Since public launch, we carefully monitored who was signing up, identifying influencers and those that we knew would make good contributions to the community. Tools like Intercom and Rapportive were very helpful, translating nondescript email addresses into identifiable people, surfacing people's Twitter and LinkedIn profiles. Once we identified an influencer, Nathan or myself sent a personal email, inviting them to contribute and linking to the PandoDaily or Fast Company articles, to tell our story. A manual process indeed, but an effective way to recruit good contributors and open lines of communication for future feedback.

We also asked for referrals, emailing people using the product to ask if they knew of other product people that would make good contributions. We could have automated this but at the cost of delivering a less personal and effective message.

Most people had a few friends that immediately came to mind and gladly made introductions. As with getting press, asking for referrals was designed to build a stronger, more engaged community, not just acquire additional users. Product Hunt is more fun with friends, with people our community knows, respects, and trusts. The more one-degree connections, the more people are encouraged to use the product.

Our manual efforts growing the community paid off. 20 days after Product Hunt's private launch and several hundred emails later, we acquired our 2,000th user.

The Uncertain Future

Although we've found early success growing Product Hunt, the future is always murky. Smart and skeptical entrepreneurs ask us:

  • Will people stick around?
  • How will you maintain quality contributions and discussion as the community grows?
  • Is Product Hunt limited to the early adopter, tech community or does it have mainstream appeal?

We think about these questions and will answer them as the product and community matures. We embrace this uncertainty as the best products are often born from polarization. If everyone knew the answer, Product Hunt would have already existed.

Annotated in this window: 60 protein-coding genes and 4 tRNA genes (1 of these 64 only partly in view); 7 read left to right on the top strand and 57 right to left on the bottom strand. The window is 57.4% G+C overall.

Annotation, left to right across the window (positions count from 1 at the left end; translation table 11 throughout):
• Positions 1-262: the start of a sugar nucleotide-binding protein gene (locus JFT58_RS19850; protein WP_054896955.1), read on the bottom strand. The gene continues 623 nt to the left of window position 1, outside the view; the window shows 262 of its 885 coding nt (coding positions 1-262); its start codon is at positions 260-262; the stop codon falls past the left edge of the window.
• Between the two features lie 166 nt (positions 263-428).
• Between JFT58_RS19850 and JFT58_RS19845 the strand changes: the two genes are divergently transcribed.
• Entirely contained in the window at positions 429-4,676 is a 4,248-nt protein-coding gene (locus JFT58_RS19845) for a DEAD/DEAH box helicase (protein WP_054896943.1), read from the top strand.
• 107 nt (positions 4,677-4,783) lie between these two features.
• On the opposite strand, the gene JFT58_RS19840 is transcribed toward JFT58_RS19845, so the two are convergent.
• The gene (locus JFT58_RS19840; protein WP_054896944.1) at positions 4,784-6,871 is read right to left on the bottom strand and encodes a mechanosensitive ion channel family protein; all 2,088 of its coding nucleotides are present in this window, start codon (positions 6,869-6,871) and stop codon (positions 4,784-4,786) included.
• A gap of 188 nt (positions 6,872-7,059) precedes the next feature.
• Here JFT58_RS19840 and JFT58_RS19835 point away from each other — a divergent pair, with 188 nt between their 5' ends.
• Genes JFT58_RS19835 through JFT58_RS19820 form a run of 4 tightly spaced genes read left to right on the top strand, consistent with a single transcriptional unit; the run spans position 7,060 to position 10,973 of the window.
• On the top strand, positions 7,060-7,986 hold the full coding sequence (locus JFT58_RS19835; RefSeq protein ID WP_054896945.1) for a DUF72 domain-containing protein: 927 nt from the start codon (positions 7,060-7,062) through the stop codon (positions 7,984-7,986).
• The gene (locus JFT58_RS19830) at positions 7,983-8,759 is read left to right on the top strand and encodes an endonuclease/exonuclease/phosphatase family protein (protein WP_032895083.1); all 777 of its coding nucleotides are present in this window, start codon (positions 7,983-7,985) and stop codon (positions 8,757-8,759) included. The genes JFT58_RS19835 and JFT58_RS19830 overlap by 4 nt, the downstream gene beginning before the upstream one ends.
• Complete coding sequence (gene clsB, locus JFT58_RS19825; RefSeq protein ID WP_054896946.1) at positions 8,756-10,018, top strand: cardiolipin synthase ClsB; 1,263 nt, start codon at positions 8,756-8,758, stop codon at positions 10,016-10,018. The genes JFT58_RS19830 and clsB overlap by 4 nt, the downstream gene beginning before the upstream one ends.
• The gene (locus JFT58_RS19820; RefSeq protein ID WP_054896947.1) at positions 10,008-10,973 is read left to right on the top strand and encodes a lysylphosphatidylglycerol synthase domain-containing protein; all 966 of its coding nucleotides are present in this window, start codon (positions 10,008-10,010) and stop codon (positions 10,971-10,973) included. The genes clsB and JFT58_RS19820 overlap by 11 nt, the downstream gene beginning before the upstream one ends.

Ryan Hoover is the co-founder of Product Hunt. This essay is part of a series of posts where he shares the strategies, tactics, and surprises his team encounters building their product. Subscribe to my blog to follow along.

[Image: Flickr user John Ashley]






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16 Comments

  • Yo Ryan, are you a reader of Ryan Holiday? Sounds like you've executed his strategy for manipulating the media (in an ethical way of course). Great job on acquiring those users, very inspiring to read.

  • awesome awesome article! It was very encouraging to read because I was freaking out thinking that I need to do some huge creative promotional strategy, but it's good to know that these simple techniques still work!.

  • Everybody talks about scale and efficiency for startups (and business ops in general). This is a great reminder that hustle doesn't necessarily scale, in the beginning (and other times). And, more importantly, who cares. Scale is useless if you've got not users (customers, clients, etc).

  • Sounds good, but why all the talk about scale? Learn from what works and keep doing that. Besides, you set a precedent both in terms of expectation and culture. You don't have to scale what one person can do when it comes to community. It's not like you are alone with nothing but some app. The things you are doing do scale.

  • Lauren N. Rosenberg

    These are some great small-scale ideas! I've done with personal outreach myself, and while it's very time consuming it's been one of our more successful marketing efforts. Thanks for sharing!

  • Really interested to see how you reached out to the press, I always struggle with that side of things.

    You seemed to have missed an essential part of your MVP out... how is Producthunt going to make money?

    Without that you have a minimum viable community, not a minimum viable product.

  • Rodney Brackins

    Awesome post that sadly, many folks will ignore. Unless you've got a good deal of corporate backing and funding and have money to blast through and advertise the bejeezus out of a startup, most startups are better off starting out with the personal touch and doing things that initially don't scale too well. When you first startup, your only real assets are that you're a human being, and your competitors are not. Sadly, there are way too many startups out there that think that all they have to do to succeed is use the types of companies listed at http://www.buyfacebooklikesreviews.com to rapidly scale out through social sharing. That doesn't work in the long-run when you don't have a product worth anything. The personal touch, even though it won't scale, is what you use to develop a good reputation in the long run. And it it doesn't work, that's a sign that you shouldn't be wasting more time on the project. Win for everybody.

  • What a great roadmap here Ryan. I think early on with customer acquisition, you should be less worried about scale anyway. Great insights with how you found the influencers and leveraged them as well. Thanks for sharing your story!

  • Hey Ryan: Product Hunt has become one of the most key things I read every day. And every day I find awesome stuff on it, so I'm sure that engagement can be maintained as long as there is cool stuff on there every day, and I don't see that slipping, because there is always something new and cool to reveal. My only regret is that I seem to have missed the window to ask you to post my latest project, a motivational tool for Fitbit users, in your roundup of health and fitness hunts.